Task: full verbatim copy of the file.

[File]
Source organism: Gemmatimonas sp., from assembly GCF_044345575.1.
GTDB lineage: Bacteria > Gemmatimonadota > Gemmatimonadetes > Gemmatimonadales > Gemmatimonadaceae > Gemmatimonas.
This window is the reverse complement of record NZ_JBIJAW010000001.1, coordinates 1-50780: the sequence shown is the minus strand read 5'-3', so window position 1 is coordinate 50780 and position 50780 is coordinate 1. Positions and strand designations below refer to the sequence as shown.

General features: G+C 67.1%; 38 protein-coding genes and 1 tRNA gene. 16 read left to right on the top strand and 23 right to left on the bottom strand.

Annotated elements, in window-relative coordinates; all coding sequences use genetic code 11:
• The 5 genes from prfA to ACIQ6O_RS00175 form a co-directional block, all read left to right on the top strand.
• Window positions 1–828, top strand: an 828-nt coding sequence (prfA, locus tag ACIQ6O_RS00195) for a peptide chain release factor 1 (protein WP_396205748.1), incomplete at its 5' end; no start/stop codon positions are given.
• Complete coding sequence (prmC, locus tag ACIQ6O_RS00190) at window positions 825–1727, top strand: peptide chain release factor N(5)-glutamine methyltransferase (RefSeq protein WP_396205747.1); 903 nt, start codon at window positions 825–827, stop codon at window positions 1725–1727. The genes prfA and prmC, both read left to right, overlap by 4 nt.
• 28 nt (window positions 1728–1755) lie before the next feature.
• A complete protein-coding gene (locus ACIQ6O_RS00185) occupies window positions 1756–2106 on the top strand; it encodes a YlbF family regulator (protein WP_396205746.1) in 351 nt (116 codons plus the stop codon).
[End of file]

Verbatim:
Source organism: Gemmatimonas sp., from assembly GCF_044345575.1.
GTDB lineage: Bacteria > Gemmatimonadota > Gemmatimonadetes > Gemmatimonadales > Gemmatimonadaceae > Gemmatimonas.
This window is the reverse complement of record NZ_JBIJAW010000001.1, coordinates 1-50780: the sequence shown is the minus strand read 5'-3', so window position 1 is coordinate 50780 and position 50780 is coordinate 1. Positions and strand designations below refer to the sequence as shown.

General features: G+C 67.1%; 38 protein-coding genes and 1 tRNA gene. 16 read left to right on the top strand and 23 right to left on the bottom strand.

Annotated elements, in window-relative coordinates; all coding sequences use genetic code 11:
• The 5 genes from prfA to ACIQ6O_RS00175 form a co-directional block, all read left to right on the top strand.
• Window positions 1–828, top strand: an 828-nt coding sequence (prfA, locus tag ACIQ6O_RS00195) for a peptide chain release factor 1 (protein WP_396205748.1), incomplete at its 5' end; no start/stop codon positions are given.
• Complete coding sequence (prmC, locus tag ACIQ6O_RS00190) at window positions 825–1727, top strand: peptide chain release factor N(5)-glutamine methyltransferase (RefSeq protein WP_396205747.1); 903 nt, start codon at window positions 825–827, stop codon at window positions 1725–1727. The genes prfA and prmC, both read left to right, overlap by 4 nt.
• 28 nt (window positions 1728–1755) lie before the next feature.
• A complete protein-coding gene (locus ACIQ6O_RS00185) occupies window positions 1756–2106 on the top strand; it encodes a YlbF family regulator (protein WP_396205746.1) in 351 nt (116 codons plus the stop codon).